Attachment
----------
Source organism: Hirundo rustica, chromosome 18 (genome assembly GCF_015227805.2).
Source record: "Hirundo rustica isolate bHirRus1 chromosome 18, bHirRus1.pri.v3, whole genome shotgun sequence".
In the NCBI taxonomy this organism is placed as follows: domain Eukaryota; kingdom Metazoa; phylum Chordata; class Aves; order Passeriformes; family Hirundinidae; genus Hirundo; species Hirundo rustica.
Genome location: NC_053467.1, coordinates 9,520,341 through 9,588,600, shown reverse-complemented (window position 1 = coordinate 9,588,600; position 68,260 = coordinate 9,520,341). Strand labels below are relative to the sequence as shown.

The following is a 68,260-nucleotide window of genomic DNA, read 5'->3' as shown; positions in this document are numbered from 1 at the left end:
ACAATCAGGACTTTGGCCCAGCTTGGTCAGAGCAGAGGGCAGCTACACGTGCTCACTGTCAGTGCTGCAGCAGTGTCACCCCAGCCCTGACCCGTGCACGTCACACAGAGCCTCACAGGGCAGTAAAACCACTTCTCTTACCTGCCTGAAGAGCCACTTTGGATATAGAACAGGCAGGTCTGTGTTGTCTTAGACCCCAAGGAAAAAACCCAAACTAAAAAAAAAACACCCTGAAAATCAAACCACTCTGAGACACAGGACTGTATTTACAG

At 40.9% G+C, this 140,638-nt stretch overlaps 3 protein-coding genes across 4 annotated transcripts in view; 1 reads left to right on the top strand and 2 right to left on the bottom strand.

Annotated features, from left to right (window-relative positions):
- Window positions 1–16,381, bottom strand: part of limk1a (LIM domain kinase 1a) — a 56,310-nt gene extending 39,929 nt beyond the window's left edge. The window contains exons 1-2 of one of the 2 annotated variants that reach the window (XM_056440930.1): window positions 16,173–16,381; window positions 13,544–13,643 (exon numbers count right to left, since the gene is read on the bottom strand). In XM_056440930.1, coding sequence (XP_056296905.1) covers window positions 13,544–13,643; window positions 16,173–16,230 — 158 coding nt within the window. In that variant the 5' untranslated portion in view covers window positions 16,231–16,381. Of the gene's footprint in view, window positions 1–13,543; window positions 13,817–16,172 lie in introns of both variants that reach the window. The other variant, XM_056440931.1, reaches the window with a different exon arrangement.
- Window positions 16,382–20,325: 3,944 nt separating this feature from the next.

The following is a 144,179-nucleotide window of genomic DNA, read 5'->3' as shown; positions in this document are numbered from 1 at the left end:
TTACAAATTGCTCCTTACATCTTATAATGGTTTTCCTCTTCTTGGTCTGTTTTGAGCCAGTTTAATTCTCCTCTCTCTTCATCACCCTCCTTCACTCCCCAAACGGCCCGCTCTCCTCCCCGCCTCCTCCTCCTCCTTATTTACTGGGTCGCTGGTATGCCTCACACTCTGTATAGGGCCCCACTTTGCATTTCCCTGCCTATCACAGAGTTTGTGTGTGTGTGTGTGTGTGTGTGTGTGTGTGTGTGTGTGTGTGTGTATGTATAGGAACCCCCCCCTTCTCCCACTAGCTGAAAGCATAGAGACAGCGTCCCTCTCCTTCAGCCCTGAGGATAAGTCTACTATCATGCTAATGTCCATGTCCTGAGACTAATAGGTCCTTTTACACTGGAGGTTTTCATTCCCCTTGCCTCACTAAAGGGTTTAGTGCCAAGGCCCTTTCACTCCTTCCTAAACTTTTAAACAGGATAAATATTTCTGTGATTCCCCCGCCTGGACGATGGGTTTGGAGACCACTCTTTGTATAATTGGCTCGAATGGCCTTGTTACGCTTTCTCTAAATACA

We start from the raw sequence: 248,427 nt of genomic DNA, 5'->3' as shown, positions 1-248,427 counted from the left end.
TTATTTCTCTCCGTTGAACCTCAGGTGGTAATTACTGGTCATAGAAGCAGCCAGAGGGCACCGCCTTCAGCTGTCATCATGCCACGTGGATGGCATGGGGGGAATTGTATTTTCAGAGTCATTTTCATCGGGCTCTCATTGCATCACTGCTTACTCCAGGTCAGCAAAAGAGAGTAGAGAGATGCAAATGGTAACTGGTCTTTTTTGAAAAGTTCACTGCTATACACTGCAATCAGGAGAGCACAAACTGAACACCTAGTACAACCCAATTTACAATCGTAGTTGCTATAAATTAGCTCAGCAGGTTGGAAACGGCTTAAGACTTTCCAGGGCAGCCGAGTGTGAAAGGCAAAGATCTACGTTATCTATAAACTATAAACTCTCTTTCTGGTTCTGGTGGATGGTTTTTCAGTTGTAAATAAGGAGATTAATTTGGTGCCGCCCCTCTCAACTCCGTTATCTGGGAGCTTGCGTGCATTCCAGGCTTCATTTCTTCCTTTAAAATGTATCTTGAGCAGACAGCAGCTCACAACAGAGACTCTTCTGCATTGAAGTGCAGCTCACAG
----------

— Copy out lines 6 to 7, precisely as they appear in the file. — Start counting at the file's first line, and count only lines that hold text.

ACAATCAGGACTTTGGCCCAGCTTGGTCAGAGCAGAGGGCAGCTACACGTGCTCACTGTCAGTGCTGCAGCAGTGTCACCCCAGCCCTGACCCGTGCACGTCACACAGAGCCTCACAGGGCAGTAAAACCACTTCTCTTACCTGCCTGAAGAGCCACTTTGGATATAGAACAGGCAGGTCTGTGTTGTCTTAGACCCCAAGGAAAAAACCCAAACTAAAAAAAAAACACCCTGAAAATCAAACCACTCTGAGACACAGGACTGTATTTACAG

At 40.9% G+C, this 140,638-nt stretch overlaps 3 protein-coding genes across 4 annotated transcripts in view; 1 reads left to right on the top strand and 2 right to left on the bottom strand.